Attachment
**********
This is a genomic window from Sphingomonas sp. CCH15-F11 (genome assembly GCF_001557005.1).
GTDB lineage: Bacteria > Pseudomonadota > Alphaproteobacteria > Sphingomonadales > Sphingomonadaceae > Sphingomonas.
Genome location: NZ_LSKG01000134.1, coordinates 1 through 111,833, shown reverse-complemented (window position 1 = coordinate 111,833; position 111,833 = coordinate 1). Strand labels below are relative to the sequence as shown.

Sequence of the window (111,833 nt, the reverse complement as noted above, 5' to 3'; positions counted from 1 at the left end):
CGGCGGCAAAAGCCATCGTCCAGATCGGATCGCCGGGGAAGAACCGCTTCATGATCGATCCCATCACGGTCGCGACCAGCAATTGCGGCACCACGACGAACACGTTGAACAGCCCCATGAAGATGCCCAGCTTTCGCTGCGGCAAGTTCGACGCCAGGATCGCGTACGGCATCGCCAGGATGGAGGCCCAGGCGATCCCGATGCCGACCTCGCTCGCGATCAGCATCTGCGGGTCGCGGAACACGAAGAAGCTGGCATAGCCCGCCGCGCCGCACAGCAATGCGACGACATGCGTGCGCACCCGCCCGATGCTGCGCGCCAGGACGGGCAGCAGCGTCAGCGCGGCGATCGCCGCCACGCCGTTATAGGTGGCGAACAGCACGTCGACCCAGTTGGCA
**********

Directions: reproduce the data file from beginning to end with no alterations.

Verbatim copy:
This is a genomic window from Sphingomonas sp. CCH15-F11 (genome assembly GCF_001557005.1).
GTDB lineage: Bacteria > Pseudomonadota > Alphaproteobacteria > Sphingomonadales > Sphingomonadaceae > Sphingomonas.
Genome location: NZ_LSKG01000134.1, coordinates 1 through 111,833, shown reverse-complemented (window position 1 = coordinate 111,833; position 111,833 = coordinate 1). Strand labels below are relative to the sequence as shown.

Sequence of the window (111,833 nt, the reverse complement as noted above, 5' to 3'; positions counted from 1 at the left end):
CGGCGGCAAAAGCCATCGTCCAGATCGGATCGCCGGGGAAGAACCGCTTCATGATCGATCCCATCACGGTCGCGACCAGCAATTGCGGCACCACGACGAACACGTTGAACAGCCCCATGAAGATGCCCAGCTTTCGCTGCGGCAAGTTCGACGCCAGGATCGCGTACGGCATCGCCAGGATGGAGGCCCAGGCGATCCCGATGCCGACCTCGCTCGCGATCAGCATCTGCGGGTCGCGGAACACGAAGAAGCTGGCATAGCCCGCCGCGCCGCACAGCAATGCGACGACATGCGTGCGCACCCGCCCGATGCTGCGCGCCAGGACGGGCAGCAGCGTCAGCGCGGCGATCGCCGCCACGCCGTTATAGGTGGCGAACAGCACGTCGACCCAGTTGGCA